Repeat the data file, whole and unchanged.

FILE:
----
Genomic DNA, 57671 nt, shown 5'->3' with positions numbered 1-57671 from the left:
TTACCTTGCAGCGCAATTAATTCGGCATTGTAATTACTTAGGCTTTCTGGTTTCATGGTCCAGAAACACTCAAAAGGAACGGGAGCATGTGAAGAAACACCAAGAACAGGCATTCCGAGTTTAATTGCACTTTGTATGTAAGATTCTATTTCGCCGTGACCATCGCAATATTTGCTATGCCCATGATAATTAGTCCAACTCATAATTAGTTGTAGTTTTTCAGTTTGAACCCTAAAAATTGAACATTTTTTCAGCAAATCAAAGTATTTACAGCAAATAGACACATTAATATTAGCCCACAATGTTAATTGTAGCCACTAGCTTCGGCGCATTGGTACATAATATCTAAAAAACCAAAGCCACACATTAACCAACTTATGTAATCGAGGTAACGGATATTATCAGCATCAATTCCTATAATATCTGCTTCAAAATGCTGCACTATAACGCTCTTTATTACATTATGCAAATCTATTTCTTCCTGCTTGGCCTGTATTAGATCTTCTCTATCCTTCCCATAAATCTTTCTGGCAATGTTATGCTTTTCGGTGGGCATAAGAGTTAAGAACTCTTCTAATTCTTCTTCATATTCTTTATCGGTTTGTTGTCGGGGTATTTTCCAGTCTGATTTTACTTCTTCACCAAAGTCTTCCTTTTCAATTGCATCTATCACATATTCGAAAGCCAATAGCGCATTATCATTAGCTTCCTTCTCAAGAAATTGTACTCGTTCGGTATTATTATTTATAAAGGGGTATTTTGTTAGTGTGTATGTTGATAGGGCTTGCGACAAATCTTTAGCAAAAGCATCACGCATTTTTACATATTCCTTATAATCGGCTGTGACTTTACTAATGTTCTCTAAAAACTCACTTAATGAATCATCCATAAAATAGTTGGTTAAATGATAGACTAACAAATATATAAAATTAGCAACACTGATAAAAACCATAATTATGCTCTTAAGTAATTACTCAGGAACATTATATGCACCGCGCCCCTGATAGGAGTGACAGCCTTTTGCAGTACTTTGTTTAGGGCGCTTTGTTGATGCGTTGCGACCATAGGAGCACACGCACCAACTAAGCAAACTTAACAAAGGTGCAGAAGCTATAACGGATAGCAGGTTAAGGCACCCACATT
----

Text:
Genomic DNA, 57671 nt, shown 5'->3' with positions numbered 1-57671 from the left:
TTACCTTGCAGCGCAATTAATTCGGCATTGTAATTACTTAGGCTTTCTGGTTTCATGGTCCAGAAACACTCAAAAGGAACGGGAGCATGTGAAGAAACACCAAGAACAGGCATTCCGAGTTTAATTGCACTTTGTATGTAAGATTCTATTTCGCCGTGACCATCGCAATATTTGCTATGCCCATGATAATTAGTCCAACTCATAATTAGTTGTAGTTTTTCAGTTTGAACCCTAAAAATTGAACATTTTTTCAGCAAATCAAAGTATTTACAGCAAATAGACACATTAATATTAGCCCACAATGTTAATTGTAGCCACTAGCTTCGGCGCATTGGTACATAATATCTAAAAAACCAAAGCCACACATTAACCAACTTATGTAATCGAGGTAACGGATATTATCAGCATCAATTCCTATAATATCTGCTTCAAAATGCTGCACTATAACGCTCTTTATTACATTATGCAAATCTATTTCTTCCTGCTTGGCCTGTATTAGATCTTCTCTATCCTTCCCATAAATCTTTCTGGCAATGTTATGCTTTTCGGTGGGCATAAGAGTTAAGAACTCTTCTAATTCTTCTTCATATTCTTTATCGGTTTGTTGTCGGGGTATTTTCCAGTCTGATTTTACTTCTTCACCAAAGTCTTCCTTTTCAATTGCATCTATCACATATTCGAAAGCCAATAGCGCATTATCATTAGCTTCCTTCTCAAGAAATTGTACTCGTTCGGTATTATTATTTATAAAGGGGTATTTTGTTAGTGTGTATGTTGATAGGGCTTGCGACAAATCTTTAGCAAAAGCATCACGCATTTTTACATATTCCTTATAATCGGCTGTGACTTTACTAATGTTCTCTAAAAACTCACTTAATGAATCATCCATAAAATAGTTGGTTAAATGATAGACTAACAAATATATAAAATTAGCAACACTGATAAAAACCATAATTATGCTCTTAAGTAATTACTCAGGAACATTATATGCACCGCGCCCCTGATAGGAGTGACAGCCTTTTGCAGTACTTTGTTTAGGGCGCTTTGTTGATGCGTTGCGACCATAGGAGCACACGCACCAACTAAGCAAACTTAACAAAGGTGCAGAAGCTATAACGGATAGCAGGTTAAGGCACCCACATT